The madness of Musk | Book Review — Power Play: Elon Musk, Tesla and the Bet of the Century by Tim Higgins

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October 24, 2021 1:30 AM

An interesting attempt to uncover the story behind Elon Musk the man and his business ventures

Under Elon Musk’s command, Tesla has become the highest-valued car manufacturer in the world (AP Photo)Under Elon Musk’s command, Tesla has become the highest-valued car manufacturer in the world (AP Photo)

Elon Musk’s name tosses up extreme emotions among people, ranging from deep admiration to disdain associated with arrogance. This is the issue with most over-successful young entrepreneurs who have brought about a sea change in the way in which they write their stories. Musk, known for SpaceX and Tesla, has been what can be termed as a go-getter who has been aggressive in his quest for fame and achievement.

The curious part of his story is that he made his wealth by co-founding what is now known as PayPal and was actually more passionate in starting SpaceX and trying to get to Mars. The entire story is narrated by Tim Higgins in his book, Power Play, which goes into finer details of the Tesla exercise. Under Musk’s command, Tesla has become the highest-valued car manufacturer in the world. The company has brought to reality the imagination of the tech industry of Silicon Valley by putting vehicles running on batteries in various cities across the globe.

The detailing by Higgins is quite rigorous, though this is not an official biography. The author is quite unpretentious in his narrative and does not hold back from criticising Musk where required, especially when his behaviour was obnoxious with his colleagues. Higgins, a reporter from Wall Street Journal with specialisation in the automotive industry, also says at the end that this draft did go through Musk, who reacted by saying that most of what was written was ‘nonsense’. He also found it boring and dull. The reader can, of course, take a call on this by perusing this rather interesting and page-turning book.

The author, however, has averred that he has based his book on various conversations with hundreds of people involved in Musk’s life and has been through bundles of documents to present a straightforward story based more on facts than interpretations. Clearly, Musk does not agree with everything or rather accepts less of what has been written.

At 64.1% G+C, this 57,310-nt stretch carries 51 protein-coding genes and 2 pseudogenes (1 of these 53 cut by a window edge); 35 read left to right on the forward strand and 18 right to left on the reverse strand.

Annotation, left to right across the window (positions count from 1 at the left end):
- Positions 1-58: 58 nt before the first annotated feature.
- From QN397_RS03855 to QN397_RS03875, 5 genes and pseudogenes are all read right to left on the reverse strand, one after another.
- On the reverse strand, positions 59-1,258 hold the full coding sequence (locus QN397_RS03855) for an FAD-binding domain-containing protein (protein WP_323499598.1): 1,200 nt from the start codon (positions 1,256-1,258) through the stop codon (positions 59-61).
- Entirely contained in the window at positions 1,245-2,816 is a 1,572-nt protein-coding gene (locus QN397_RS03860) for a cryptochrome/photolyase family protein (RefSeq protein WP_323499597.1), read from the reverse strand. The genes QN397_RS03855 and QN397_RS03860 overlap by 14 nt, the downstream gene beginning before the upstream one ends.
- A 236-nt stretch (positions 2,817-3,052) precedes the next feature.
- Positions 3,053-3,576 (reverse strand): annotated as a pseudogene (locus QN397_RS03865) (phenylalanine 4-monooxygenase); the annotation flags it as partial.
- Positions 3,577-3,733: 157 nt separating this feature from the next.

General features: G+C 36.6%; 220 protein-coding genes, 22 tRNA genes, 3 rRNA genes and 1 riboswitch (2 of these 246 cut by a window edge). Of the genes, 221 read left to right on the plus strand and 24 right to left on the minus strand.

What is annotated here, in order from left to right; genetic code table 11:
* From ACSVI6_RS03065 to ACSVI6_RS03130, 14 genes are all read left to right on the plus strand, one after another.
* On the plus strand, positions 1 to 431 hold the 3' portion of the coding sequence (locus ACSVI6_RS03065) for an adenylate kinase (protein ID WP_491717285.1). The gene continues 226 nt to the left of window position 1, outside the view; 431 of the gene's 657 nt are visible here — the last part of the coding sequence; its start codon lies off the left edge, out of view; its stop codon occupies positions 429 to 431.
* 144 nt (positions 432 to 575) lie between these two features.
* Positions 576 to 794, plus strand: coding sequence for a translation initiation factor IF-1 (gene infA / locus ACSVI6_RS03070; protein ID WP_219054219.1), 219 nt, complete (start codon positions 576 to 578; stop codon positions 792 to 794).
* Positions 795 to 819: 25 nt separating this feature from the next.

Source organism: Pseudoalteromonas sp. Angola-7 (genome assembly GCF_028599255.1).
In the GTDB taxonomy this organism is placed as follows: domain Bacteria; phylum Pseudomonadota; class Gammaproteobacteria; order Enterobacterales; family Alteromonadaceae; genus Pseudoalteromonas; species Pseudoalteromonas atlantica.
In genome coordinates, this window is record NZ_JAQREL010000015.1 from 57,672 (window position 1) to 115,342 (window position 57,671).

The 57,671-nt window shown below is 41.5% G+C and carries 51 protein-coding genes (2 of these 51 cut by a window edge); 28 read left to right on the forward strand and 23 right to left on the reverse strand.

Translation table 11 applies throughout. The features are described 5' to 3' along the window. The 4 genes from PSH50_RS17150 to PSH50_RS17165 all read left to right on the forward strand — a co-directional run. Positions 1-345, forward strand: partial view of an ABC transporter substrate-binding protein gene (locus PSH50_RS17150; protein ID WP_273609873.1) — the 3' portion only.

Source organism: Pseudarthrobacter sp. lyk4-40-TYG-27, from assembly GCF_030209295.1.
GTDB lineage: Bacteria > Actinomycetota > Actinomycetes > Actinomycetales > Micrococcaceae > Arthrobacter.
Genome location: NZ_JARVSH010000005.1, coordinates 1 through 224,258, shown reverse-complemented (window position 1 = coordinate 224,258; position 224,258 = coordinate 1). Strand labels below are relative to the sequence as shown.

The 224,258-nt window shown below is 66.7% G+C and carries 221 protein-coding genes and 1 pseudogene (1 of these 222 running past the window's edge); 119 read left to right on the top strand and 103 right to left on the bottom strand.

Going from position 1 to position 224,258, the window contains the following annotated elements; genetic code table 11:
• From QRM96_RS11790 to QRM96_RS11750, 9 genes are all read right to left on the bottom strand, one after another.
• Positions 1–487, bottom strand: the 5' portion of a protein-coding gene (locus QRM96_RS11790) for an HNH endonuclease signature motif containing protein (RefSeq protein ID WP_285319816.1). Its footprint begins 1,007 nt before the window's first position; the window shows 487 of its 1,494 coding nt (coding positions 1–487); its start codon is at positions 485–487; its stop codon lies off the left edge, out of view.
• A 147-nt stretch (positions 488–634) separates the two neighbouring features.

The two pet projects of Musk have been the electric car and the quest to ride to space. Like Bezos and Branson, his passion for achieving his goal has been immense. Reverses have never come in the way of pushing forward and this has been the hallmark of the man. He genuinely believes that he is saving the planet by getting rid of pollution through his EV mode. The principle is simple: get to run a sports car that will generate cash, which will finally be used to go to the mass market.

The car, Model 3, was to be priced at $35,000 which, though very high, was also not feasible as it was to be a people’s car, which it cannot be with this level of entry price. But there were buyers for the story and the commitment of purchase did spur Musk even though it progressively became hard to meet the commitment as costs soared. The concept of having a battery-driven car was always going to be a challenge and the tribulations that Tesla went through are quite fascinating. One problem that still plagues Tesla is getting a grasp on the vulnerability of the battery used: lithium-ion. This was a reason why conceptually cars running on chargeable lithium-ion batteries had long been a nonstarter for car companies considering this option.

An interesting part of the story is that the EV has become a niche product for the affluent than a common man’s utility vehicle. This book must certainly be read by all EV makers in India as there are several lessons to be learnt from the Tesla story. Of course, the advantage of followers is that they can eschew the cost of innovation, which is usually the cross carried by the first mover. Tesla had also tied up with China to set up its manufacturing facility to basically cut down on cost.

While the story is about Tesla, it is also about the man, and given his egotistic level, which is very high for all such ambitious entrepreneurs, there was a run-in with the Securities and Exchange Commission (SEC). Musk enraged the SEC by tweeting about pricing Tesla shares at $420, which was a joke intended to amuse his girlfriend. But Musk is not the person to bend to any authority and the arrogance displayed when pulled up has been elaborated quite extensively by Higgins. This involved all charges of violation of corporate governance which, according to the author, were serious.

Elon Musk has clearly gotten some things wrong, including missing deadlines, going on the wrong side of regulators, being brusque and unfair with talented employees, and making several unfulfilled promises. But he has set in motion some great things that will change the world for sure, which is getting the electric vehicle on the road. He has shown how a start-up can grow to become a global force. Higgins does pose the question on whether Musk is an underdog or an antihero or a con man. Or is he a combination of the three? The reader can vote on this after reading the book.

Madan Sabnavis is an independent economist

Book details

Power Play: Elon Musk, Tesla and the Bet of the Century
Tim Higgins
Penguin Random House
Pp 377, Rs 799

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